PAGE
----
Boost was supplied by a Vortech YSi supercharger. Looking at the specs, we see that the YSi was a perfect match for the BPE 540. According to Vortech, the YSi was capable of pumping out as much as 30 psi, supporting more than 1,200 hp, and even featured a peak efficiency rating of 78 percent (translation-low charge temperature). In addition to the YSi, Vortech also supplied the necessary mounting brackets, cog drive pulleys (blower and crank), and idler/tensioner assembly. The 80-tooth crank pulley combined with the 32-tooth blower pulley to produce a drive ratio of 2.5:1. This combined with the internal step ratio of the blower and maximum engine speed of 6,000 rpm to produce an impeller speed of 51,700 rpm, well below the 65,000 rpm maximum listed by Vortech. On our BPE 540, this produced a maximum boost pressure of 13.5 psi.

Run on the dyno with the YSi pumping out a maximum boost of 13.5 psi (at 6,000 rpm), the supercharged BPE 540 produced 1,060 hp and 958 lb-ft of torque.

Run on the dyno with the YSi pumping out a maximum boost of 13.5 psi (at 6,000 rpm), the supercharged BPE 540 produced 1,060 hp and 958 lb-ft of torque.

Before running the supercharged 540, it was necessary to punch a hole in the oil pan to serve as an oil drain for the blower. We ran a dedicated oil line to the blower, then routed a section of tubing to the fitting tapped into the oil pan. Once everything was in place, we began tuning the CSU carburetor, but it took very little tuning before the power numbers started to climb rapidly. Naturally, we also filled the tank with race fuel and dialed back the total ignition timing to less than 30 degrees.

BPE 540 Power Adder-NA vs Vortech YSi (13.5 psi) There is nothing like a power adder for adding power, stated Captain Obvious, but he had a valid point. Adding more than 400 hp to an already stout BBC had never been easier. Installation of the Vortech YSi (pumping out 13.5 psi) on the BPE 540 increased the power output from 649 hp to 1,060 hp, with more than 100 hp still left in reserve. Only a fuel pressure supply problem from the dyno kept us from running the combination out to 6,500 rpm, but we were plenty happy exceeding the 1,000-hp mark with the 540.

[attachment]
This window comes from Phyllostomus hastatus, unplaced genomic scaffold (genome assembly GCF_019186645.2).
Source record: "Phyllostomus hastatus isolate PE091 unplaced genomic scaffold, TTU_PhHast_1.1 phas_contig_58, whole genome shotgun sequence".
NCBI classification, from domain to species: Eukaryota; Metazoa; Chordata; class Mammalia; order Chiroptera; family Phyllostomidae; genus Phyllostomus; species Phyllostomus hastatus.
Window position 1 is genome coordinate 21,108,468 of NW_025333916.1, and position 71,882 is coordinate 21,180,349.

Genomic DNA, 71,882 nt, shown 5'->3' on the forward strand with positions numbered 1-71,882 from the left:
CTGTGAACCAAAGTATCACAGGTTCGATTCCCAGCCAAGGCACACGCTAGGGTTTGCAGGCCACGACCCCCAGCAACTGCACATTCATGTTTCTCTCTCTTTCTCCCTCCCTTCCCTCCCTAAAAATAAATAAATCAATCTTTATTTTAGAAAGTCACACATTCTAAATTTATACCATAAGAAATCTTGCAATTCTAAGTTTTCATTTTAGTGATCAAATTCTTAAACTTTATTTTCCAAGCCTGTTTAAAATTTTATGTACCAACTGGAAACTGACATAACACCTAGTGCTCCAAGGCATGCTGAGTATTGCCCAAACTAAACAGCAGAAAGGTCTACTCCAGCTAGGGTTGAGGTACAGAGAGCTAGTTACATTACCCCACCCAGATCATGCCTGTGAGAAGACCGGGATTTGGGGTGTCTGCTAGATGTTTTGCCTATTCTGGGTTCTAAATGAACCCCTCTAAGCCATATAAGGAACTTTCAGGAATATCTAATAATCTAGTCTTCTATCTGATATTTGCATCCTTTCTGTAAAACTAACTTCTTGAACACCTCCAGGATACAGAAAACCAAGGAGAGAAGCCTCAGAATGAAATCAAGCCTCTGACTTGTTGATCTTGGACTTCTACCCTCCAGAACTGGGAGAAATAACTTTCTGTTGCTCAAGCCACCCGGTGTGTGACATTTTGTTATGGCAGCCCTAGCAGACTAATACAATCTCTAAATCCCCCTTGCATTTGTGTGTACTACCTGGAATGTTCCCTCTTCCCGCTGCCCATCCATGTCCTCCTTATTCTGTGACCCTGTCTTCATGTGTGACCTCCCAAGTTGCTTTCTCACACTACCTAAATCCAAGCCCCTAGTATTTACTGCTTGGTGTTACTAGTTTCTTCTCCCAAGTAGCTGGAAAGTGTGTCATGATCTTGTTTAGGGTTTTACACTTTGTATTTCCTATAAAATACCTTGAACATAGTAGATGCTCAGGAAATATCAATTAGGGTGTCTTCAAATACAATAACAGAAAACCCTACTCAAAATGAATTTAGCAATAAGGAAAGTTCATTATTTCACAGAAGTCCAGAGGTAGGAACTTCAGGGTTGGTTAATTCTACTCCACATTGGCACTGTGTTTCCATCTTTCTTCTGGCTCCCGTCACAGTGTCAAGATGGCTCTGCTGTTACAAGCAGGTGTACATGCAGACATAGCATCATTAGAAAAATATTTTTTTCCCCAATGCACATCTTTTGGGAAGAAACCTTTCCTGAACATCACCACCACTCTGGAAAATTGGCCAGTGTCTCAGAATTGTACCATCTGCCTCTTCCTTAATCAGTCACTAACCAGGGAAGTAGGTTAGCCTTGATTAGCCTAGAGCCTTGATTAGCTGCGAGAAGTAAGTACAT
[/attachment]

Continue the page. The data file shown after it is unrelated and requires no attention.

BPE 540 Power Adder-NA vs Vortech YSi (13.5 psi)
There is nothing like a power adder for adding power, stated Captain Obvious, but he had a valid point. Adding more than 400 hp to an already stout BBC had never been easier. Installation of the Vortech YSi (pumping out 13.5 psi) on the BPE 540 increased the power output from 649 hp to 1,060 hp, with more than 100 hp still left in reserve. Only a fuel pressure supply problem from the dyno kept us from running the combination out to 6,500 rpm, but we were plenty happy exceeding the 1,000-hp mark with the 540.

With everything dialed in, we were eventually rewarded with peak numbers of 1,060 hp and 958 lb-ft of torque. The boost curve started at 5.7 psi at 3,700 rpm and rose to 13.5 psi at 6,000 rpm. A fuel supply issue with the dyno limited us to 6,000 rpm, but there was plenty more left in the combination with additional engine and/or blower speed. Despite the limitations, PRESSure from the Vortech improved the power output of BluePRINT 540 by more than 410 hp — Printing Press indeed!

Sources: ARP, arp-bolts.com; BluePrint Engines, blueprintengines.com; COMP Cams, compcams.com; CSU, cucarbs.com; Holley/Hooker/NOS, holley.com; MSD, msdignition.com; Vortech Superchargers, vortechsuperchargers.com

About Power & Performance News

Power & Performance News is the source for news, tech and products that help you get more performance from your vehicle. If powertrain performance projects and hardcore technical content are your interest, Power & Performance News is the publication designed for you. Our acclaimed editorial staff covers all aspects of engine and driveline upgrades with a mission of presenting information that is both interesting and achievable for the “average car guy”.